Troop Carrier D-Day Flights

by Lew Johnston

This story is from a firsthand account. It is not copyrighted unless noted but we request anyone using this for other than personal use to credit the author and the museum.
Notify of

Oldest Most Voted
Inline Feedbacks
View all comments

I’m in the process of putting together information for our family about Wilfred E Meinzen who I believe may have been a Pathfinder pilot in the D-day operation. It states that only 20 C-47’s served as Pathfinders. Can anyone confirm that Wilfred E Meinzen was one of the pilots of these C-47’s? He passed away about five or six years ago. He never talked much about his wartime experience. He was from Cincinnati, OH and is my wife’s Grandpa (a super guy to say the least). Thanks for any help! Jeff Strottman-

What an awesome visual you have written. Thank you.
I am in the process of writing about my uncle who was in the Glider Division, a radiomen, in the 101st Airborne, 82nd Division. I have over 100 letters he wrote to my grandmother during WWII, and am always looking for connections to what Uncle Ted wrote about. Of cousre he couldn’t say much in his letters due to censoring.
Any information about how/what/where he carried out his duties would be very much appreciated.

Thanks for all who are responsible for this website and information. My late father, Ret. USAF Colonel Carl B. Fisher, was a captain with Sig. Corp; USAAF; RAF and was a member of the ‘Pathfinders’ where he experienced D-Day Minus One and D-Day 1944. He was in command of navigation point ‘Hoboken’ off the Channel Islands onboard a Royal Navy ship. He and his crew (not sure how many men possibly 12) were detected and shelled by German Navy vessel after turning ‘Pathfinder’ Serials towards Normandy and was only survivor from his boat. If anyone has any information about this ‘Pathfinder’ volunteer mission please contact me at Thank you to all our brave veterans!

Whilst much has been said and written about the actual invasion force and supporting fighters and bombers. Little to none has been said about the brave U.S. 8th Air Force guys from Chelveston, Harrington and Cheddington, who flew both B-17 and B-24s and which were the first aircraft to cross the channel. They provided Electronic Counter Measures and Radio Counter Measures (jamming) protection to the following invasion aircraft. They also dropped leaflets to warn the French public just prior to the D Day invasion.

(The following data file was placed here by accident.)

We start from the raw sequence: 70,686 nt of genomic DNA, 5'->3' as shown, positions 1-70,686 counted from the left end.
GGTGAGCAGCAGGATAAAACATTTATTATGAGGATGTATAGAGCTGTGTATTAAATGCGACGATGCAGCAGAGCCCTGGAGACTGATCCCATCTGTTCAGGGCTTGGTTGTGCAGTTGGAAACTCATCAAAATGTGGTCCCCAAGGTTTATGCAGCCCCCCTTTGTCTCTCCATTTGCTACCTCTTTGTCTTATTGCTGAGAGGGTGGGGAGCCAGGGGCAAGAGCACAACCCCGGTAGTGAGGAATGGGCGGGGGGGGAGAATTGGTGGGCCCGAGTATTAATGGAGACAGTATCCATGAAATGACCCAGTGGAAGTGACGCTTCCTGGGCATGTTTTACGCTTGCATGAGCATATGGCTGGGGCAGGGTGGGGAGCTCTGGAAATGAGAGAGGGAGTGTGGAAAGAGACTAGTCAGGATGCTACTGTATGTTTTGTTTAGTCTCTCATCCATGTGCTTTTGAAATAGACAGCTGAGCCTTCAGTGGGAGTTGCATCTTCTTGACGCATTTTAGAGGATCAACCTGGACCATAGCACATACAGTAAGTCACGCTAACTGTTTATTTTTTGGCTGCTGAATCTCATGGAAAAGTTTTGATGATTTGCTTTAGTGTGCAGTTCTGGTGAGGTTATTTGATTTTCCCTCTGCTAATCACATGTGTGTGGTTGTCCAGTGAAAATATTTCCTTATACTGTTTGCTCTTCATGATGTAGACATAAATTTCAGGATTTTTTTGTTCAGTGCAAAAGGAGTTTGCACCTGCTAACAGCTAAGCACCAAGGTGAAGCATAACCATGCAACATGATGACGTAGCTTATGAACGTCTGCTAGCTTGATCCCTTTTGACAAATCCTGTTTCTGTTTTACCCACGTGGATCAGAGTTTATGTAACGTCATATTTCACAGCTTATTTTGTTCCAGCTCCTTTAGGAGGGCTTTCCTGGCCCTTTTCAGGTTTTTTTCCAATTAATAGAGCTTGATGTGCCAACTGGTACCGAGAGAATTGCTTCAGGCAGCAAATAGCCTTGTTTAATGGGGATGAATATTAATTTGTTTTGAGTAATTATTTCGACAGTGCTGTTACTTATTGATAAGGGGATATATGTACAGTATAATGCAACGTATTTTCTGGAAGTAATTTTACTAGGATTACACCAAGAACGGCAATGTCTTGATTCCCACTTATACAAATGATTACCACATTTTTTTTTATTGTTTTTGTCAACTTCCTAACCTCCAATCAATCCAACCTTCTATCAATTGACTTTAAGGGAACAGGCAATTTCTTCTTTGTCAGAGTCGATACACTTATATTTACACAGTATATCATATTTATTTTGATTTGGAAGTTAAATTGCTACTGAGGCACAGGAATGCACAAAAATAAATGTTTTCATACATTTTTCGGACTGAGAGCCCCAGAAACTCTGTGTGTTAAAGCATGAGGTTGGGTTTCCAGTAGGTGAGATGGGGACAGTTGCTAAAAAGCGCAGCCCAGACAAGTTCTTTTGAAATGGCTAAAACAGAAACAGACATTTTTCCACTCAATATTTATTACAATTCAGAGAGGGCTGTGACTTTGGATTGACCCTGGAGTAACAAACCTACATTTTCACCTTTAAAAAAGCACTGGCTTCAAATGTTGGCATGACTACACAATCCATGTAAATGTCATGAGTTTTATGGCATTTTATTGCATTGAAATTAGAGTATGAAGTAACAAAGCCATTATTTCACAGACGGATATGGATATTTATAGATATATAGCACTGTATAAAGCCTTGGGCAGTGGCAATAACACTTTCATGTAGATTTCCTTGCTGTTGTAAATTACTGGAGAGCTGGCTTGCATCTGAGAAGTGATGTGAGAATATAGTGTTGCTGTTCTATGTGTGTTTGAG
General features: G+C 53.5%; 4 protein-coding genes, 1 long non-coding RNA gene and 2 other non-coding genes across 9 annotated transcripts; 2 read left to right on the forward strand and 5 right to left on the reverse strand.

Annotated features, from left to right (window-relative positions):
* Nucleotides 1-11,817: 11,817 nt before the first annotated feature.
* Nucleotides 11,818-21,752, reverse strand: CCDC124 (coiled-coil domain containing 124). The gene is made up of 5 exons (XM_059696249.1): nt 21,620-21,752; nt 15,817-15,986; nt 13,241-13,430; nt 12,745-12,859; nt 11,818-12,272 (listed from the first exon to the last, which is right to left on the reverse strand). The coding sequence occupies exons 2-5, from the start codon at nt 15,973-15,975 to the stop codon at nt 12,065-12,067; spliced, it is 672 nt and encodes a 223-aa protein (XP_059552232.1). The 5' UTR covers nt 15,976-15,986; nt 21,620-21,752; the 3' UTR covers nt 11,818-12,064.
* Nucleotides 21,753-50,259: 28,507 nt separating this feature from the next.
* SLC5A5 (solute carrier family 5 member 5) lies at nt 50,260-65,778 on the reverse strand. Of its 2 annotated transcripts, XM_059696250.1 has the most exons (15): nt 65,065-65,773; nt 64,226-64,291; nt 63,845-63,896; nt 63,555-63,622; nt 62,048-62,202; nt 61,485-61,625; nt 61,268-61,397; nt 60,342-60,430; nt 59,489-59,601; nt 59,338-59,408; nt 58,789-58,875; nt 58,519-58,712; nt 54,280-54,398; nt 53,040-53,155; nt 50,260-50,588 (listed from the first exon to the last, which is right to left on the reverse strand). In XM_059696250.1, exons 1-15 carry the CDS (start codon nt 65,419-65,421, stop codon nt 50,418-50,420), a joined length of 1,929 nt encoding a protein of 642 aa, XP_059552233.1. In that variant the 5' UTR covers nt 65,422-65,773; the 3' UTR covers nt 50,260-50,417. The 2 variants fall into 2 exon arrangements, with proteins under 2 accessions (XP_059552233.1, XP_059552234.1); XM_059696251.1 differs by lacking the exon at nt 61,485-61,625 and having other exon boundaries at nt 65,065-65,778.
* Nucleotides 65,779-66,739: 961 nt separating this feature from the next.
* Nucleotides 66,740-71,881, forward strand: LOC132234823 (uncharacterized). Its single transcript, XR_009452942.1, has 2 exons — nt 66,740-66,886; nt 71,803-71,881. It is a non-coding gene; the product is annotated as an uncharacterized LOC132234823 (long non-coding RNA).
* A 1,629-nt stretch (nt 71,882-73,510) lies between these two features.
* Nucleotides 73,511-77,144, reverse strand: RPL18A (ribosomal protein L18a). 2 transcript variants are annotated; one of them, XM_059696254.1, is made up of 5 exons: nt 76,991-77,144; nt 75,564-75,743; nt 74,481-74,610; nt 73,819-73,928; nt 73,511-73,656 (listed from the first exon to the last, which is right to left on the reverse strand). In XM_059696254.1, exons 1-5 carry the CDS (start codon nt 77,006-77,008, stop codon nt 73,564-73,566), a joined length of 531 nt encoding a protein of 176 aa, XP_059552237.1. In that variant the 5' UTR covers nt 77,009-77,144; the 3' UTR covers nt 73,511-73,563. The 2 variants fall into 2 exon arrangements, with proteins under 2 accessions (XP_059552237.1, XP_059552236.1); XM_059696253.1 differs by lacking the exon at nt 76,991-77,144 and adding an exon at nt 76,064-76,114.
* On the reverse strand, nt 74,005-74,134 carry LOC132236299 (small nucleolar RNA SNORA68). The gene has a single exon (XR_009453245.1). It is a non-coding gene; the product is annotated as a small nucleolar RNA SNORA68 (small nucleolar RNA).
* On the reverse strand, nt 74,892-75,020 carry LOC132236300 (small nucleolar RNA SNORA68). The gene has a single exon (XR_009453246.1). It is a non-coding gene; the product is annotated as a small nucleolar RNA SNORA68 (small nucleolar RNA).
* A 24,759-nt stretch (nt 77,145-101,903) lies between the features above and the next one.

My father, Larry Camp, was a C47 pilot in WWII. He was with the 79th troop carrier squadron of the 436th troop carrier group. He passed away in 2003. My mother and I attended the group’s reunion in Dover in 2004. Since then, my mother has also passed away. If anyone has information on his group, I’d be grateful. Note, I have read the “Green Light”…. I am in the process of putting together information for grandchildren.
Many Thanks….
Kathryn Camp

All I can say is… BRAVO…. BRAVO…
This is Fantastic.
Thank you

> Carmello Bucca was the husband of of my wife’s aunt. I have a newspaper
> article wherein he recounts his D day experience with the 82nd. I also
> have a recollection of a personal conversation which is consistent with
> the article. However my recollection was that he said he was in the
> 504th which I remember in particular because I served in the 504th in
> 1965-67. There seems to be an inconsistency with his recollection and the 504th
> history as I have been able to determine it. He did tell me that he did not go to jump school having been trained to enter combat in a glider. Normandy was his first and last jump. The archivist at the 82nd told me he had heard of last minute strap hangers that were transferred and jumped in the initial assault. Everything about Carmello’s story checks out including his two woundings. Anybody heard of these last minute stap hangers?

My Dad, James Richter was a Radio Operator in Headquarters Squadron of the 50th Troop Carrier wing during WWII.

Looking for information about my fathers service. All I know is he was a Sgt. With airborne troop carriers. He was In the EAMET and was involved in Normandy, Northetn France, and Ardennes and he was awarded a Good Conduct. His discharge card says Lee A. Farmer Sergeant 4119 Army Air Forces Base Unit discharge Maxwell Field, Ala. December 8, 1945.

If anyone has any leads I can follow to learn more about his service. I would appreciate it.